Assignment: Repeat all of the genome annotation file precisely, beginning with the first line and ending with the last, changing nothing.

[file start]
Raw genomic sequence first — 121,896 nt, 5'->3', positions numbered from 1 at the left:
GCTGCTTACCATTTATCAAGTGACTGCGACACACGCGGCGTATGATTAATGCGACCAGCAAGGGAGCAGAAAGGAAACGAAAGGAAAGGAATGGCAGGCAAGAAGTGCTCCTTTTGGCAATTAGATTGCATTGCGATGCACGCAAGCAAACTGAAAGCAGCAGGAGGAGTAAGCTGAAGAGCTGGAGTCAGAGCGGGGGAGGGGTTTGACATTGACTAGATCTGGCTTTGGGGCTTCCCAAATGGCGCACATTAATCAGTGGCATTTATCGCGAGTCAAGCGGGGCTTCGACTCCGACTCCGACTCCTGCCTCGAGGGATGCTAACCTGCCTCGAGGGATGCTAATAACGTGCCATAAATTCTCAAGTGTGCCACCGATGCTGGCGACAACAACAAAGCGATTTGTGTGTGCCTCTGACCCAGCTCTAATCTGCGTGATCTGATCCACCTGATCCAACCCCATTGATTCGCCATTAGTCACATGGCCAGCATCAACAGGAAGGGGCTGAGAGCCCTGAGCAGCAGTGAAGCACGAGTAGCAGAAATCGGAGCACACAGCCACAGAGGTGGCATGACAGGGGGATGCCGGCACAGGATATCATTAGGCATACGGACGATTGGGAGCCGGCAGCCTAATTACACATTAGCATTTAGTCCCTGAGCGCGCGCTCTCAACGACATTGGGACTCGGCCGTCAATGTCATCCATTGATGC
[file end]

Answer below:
Raw genomic sequence first — 121,896 nt, 5'->3', positions numbered from 1 at the left:
GCTGCTTACCATTTATCAAGTGACTGCGACACACGCGGCGTATGATTAATGCGACCAGCAAGGGAGCAGAAAGGAAACGAAAGGAAAGGAATGGCAGGCAAGAAGTGCTCCTTTTGGCAATTAGATTGCATTGCGATGCACGCAAGCAAACTGAAAGCAGCAGGAGGAGTAAGCTGAAGAGCTGGAGTCAGAGCGGGGGAGGGGTTTGACATTGACTAGATCTGGCTTTGGGGCTTCCCAAATGGCGCACATTAATCAGTGGCATTTATCGCGAGTCAAGCGGGGCTTCGACTCCGACTCCGACTCCTGCCTCGAGGGATGCTAACCTGCCTCGAGGGATGCTAATAACGTGCCATAAATTCTCAAGTGTGCCACCGATGCTGGCGACAACAACAAAGCGATTTGTGTGTGCCTCTGACCCAGCTCTAATCTGCGTGATCTGATCCACCTGATCCAACCCCATTGATTCGCCATTAGTCACATGGCCAGCATCAACAGGAAGGGGCTGAGAGCCCTGAGCAGCAGTGAAGCACGAGTAGCAGAAATCGGAGCACACAGCCACAGAGGTGGCATGACAGGGGGATGCCGGCACAGGATATCATTAGGCATACGGACGATTGGGAGCCGGCAGCCTAATTACACATTAGCATTTAGTCCCTGAGCGCGCGCTCTCAACGACATTGGGACTCGGCCGTCAATGTCATCCATTGATGC